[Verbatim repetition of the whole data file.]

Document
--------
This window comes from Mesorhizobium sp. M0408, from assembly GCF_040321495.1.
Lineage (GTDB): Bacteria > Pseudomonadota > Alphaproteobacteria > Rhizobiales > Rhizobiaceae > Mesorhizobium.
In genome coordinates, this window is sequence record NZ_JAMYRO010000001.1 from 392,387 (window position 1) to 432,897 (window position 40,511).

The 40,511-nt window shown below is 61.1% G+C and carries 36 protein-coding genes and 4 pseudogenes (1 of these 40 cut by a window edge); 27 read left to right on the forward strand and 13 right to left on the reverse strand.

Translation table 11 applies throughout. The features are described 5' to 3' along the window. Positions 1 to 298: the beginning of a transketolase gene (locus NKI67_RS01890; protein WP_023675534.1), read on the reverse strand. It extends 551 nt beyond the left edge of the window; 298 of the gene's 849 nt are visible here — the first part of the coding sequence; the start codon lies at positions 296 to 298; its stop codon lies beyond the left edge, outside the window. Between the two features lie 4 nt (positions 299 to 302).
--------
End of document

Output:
This window comes from Mesorhizobium sp. M0408, from assembly GCF_040321495.1.
Lineage (GTDB): Bacteria > Pseudomonadota > Alphaproteobacteria > Rhizobiales > Rhizobiaceae > Mesorhizobium.
In genome coordinates, this window is sequence record NZ_JAMYRO010000001.1 from 392,387 (window position 1) to 432,897 (window position 40,511).

The 40,511-nt window shown below is 61.1% G+C and carries 36 protein-coding genes and 4 pseudogenes (1 of these 40 cut by a window edge); 27 read left to right on the forward strand and 13 right to left on the reverse strand.

Translation table 11 applies throughout. The features are described 5' to 3' along the window. Positions 1 to 298: the beginning of a transketolase gene (locus NKI67_RS01890; protein WP_023675534.1), read on the reverse strand. It extends 551 nt beyond the left edge of the window; 298 of the gene's 849 nt are visible here — the first part of the coding sequence; the start codon lies at positions 296 to 298; its stop codon lies beyond the left edge, outside the window. Between the two features lie 4 nt (positions 299 to 302).